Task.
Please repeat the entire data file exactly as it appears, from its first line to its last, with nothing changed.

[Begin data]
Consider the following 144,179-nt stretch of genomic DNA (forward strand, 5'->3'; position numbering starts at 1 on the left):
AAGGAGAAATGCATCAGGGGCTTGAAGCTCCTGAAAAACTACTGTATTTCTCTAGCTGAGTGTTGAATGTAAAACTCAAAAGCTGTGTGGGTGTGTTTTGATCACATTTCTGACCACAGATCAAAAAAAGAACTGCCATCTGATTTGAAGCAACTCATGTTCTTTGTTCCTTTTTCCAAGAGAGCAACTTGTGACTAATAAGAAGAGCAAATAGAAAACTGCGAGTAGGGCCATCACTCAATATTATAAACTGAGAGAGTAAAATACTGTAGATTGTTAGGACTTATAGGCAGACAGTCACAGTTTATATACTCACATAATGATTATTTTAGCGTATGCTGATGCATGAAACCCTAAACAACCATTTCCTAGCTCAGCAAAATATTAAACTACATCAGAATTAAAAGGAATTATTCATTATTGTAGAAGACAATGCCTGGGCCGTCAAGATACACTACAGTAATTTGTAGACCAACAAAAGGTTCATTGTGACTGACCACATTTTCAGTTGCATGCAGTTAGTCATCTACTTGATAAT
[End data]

Consider the following 144,179-nt stretch of genomic DNA (forward strand, 5'->3'; position numbering starts at 1 on the left):
AAGGAGAAATGCATCAGGGGCTTGAAGCTCCTGAAAAACTACTGTATTTCTCTAGCTGAGTGTTGAATGTAAAACTCAAAAGCTGTGTGGGTGTGTTTTGATCACATTTCTGACCACAGATCAAAAAAAGAACTGCCATCTGATTTGAAGCAACTCATGTTCTTTGTTCCTTTTTCCAAGAGAGCAACTTGTGACTAATAAGAAGAGCAAATAGAAAACTGCGAGTAGGGCCATCACTCAATATTATAAACTGAGAGAGTAAAATACTGTAGATTGTTAGGACTTATAGGCAGACAGTCACAGTTTATATACTCACATAATGATTATTTTAGCGTATGCTGATGCATGAAACCCTAAACAACCATTTCCTAGCTCAGCAAAATATTAAACTACATCAGAATTAAAAGGAATTATTCATTATTGTAGAAGACAATGCCTGGGCCGTCAAGATACACTACAGTAATTTGTAGACCAACAAAAGGTTCATTGTGACTGACCACATTTTCAGTTGCATGCAGTTAGTCATCTACTTGATAAT